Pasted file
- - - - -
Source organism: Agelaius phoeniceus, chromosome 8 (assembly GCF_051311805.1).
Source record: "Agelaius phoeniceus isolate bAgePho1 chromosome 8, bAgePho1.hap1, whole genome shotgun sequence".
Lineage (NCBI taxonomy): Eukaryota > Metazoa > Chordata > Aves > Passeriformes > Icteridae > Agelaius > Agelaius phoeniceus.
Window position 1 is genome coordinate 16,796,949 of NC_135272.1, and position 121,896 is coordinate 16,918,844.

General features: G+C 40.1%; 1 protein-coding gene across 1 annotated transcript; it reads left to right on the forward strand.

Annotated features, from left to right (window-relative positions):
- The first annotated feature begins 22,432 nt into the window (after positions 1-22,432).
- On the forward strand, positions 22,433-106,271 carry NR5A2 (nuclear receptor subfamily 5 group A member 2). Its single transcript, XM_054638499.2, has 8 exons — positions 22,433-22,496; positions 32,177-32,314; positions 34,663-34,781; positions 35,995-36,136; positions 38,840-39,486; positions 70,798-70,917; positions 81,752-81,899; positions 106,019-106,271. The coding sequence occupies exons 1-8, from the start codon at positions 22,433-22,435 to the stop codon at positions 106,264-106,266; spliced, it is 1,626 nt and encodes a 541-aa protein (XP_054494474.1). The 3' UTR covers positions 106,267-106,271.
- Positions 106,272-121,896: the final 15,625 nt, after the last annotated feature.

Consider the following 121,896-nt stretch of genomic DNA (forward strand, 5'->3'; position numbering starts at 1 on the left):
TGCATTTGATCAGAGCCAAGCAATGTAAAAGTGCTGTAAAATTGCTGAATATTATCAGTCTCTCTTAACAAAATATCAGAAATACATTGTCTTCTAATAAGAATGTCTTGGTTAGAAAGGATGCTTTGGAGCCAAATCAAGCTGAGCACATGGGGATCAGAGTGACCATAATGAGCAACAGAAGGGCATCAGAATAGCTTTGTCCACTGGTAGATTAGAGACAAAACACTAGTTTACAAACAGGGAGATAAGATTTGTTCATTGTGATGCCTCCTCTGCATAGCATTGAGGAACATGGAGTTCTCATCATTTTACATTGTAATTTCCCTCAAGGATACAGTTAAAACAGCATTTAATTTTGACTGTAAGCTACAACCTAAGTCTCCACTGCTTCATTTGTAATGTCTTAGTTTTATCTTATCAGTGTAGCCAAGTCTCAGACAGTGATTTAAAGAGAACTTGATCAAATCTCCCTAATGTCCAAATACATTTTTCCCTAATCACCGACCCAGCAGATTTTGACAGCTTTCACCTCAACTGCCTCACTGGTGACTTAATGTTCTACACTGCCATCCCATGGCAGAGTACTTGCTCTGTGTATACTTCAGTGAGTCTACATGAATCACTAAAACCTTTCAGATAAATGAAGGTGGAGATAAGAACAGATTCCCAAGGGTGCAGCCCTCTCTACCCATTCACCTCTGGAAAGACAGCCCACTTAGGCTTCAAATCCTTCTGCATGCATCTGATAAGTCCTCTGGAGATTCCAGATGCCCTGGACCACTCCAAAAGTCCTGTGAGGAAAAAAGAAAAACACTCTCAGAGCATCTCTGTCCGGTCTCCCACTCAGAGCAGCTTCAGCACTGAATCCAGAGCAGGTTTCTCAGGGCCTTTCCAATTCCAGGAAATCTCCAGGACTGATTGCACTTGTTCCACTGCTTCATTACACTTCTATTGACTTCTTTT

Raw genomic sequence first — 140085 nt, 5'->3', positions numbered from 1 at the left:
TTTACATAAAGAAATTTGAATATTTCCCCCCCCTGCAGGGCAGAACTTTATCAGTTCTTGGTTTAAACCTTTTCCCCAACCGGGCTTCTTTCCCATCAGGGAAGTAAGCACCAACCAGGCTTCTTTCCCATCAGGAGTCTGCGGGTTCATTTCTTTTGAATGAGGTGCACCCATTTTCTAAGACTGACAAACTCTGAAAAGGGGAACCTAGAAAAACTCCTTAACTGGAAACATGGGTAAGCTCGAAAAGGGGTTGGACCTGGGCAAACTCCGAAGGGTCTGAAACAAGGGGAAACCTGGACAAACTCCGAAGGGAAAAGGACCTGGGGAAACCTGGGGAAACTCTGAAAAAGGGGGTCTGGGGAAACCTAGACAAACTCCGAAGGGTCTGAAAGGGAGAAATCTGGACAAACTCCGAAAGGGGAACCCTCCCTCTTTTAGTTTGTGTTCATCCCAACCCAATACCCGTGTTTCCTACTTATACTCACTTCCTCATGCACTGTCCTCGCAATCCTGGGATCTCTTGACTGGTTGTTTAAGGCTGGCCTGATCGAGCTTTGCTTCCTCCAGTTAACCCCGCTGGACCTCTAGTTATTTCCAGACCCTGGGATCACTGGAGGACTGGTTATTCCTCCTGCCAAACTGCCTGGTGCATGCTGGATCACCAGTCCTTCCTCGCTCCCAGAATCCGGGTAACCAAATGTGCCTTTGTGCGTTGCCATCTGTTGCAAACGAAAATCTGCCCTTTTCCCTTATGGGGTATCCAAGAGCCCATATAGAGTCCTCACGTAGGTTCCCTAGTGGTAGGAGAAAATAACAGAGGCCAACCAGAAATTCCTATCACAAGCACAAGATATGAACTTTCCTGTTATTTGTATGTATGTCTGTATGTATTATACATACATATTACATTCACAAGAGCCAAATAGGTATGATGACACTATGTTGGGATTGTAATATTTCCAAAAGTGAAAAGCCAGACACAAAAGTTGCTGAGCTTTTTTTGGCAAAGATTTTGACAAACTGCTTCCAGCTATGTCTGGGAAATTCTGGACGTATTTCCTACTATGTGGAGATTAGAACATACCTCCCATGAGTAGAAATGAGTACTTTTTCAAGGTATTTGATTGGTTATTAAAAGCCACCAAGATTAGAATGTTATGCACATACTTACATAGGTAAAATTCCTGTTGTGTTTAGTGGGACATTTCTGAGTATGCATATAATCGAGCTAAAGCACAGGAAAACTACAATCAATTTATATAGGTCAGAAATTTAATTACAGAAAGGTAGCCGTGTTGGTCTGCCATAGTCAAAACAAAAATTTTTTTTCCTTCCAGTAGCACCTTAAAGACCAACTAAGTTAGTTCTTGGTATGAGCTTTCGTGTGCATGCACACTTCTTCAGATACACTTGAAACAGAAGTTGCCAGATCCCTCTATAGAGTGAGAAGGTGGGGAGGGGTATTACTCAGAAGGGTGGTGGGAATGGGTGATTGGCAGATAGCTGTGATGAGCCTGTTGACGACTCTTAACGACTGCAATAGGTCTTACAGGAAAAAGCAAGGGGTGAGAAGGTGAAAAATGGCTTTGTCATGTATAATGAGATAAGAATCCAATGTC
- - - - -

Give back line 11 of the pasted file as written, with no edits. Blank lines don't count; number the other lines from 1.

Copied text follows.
TGCATTTGATCAGAGCCAAGCAATGTAAAAGTGCTGTAAAATTGCTGAATATTATCAGTCTCTCTTAACAAAATATCAGAAATACATTGTCTTCTAATAAGAATGTCTTGGTTAGAAAGGATGCTTTGGAGCCAAATCAAGCTGAGCACATGGGGATCAGAGTGACCATAATGAGCAACAGAAGGGCATCAGAATAGCTTTGTCCACTGGTAGATTAGAGACAAAACACTAGTTTACAAACAGGGAGATAAGATTTGTTCATTGTGATGCCTCCTCTGCATAGCATTGAGGAACATGGAGTTCTCATCATTTTACATTGTAATTTCCCTCAAGGATACAGTTAAAACAGCATTTAATTTTGACTGTAAGCTACAACCTAAGTCTCCACTGCTTCATTTGTAATGTCTTAGTTTTATCTTATCAGTGTAGCCAAGTCTCAGACAGTGATTTAAAGAGAACTTGATCAAATCTCCCTAATGTCCAAATACATTTTTCCCTAATCACCGACCCAGCAGATTTTGACAGCTTTCACCTCAACTGCCTCACTGGTGACTTAATGTTCTACACTGCCATCCCATGGCAGAGTACTTGCTCTGTGTATACTTCAGTGAGTCTACATGAATCACTAAAACCTTTCAGATAAATGAAGGTGGAGATAAGAACAGATTCCCAAGGGTGCAGCCCTCTCTACCCATTCACCTCTGGAAAGACAGCCCACTTAGGCTTCAAATCCTTCTGCATGCATCTGATAAGTCCTCTGGAGATTCCAGATGCCCTGGACCACTCCAAAAGTCCTGTGAGGAAAAAAGAAAAACACTCTCAGAGCATCTCTGTCCGGTCTCCCACTCAGAGCAGCTTCAGCACTGAATCCAGAGCAGGTTTCTCAGGGCCTTTCCAATTCCAGGAAATCTCCAGGACTGATTGCACTTGTTCCACTGCTTCATTACACTTCTATTGACTTCTTTT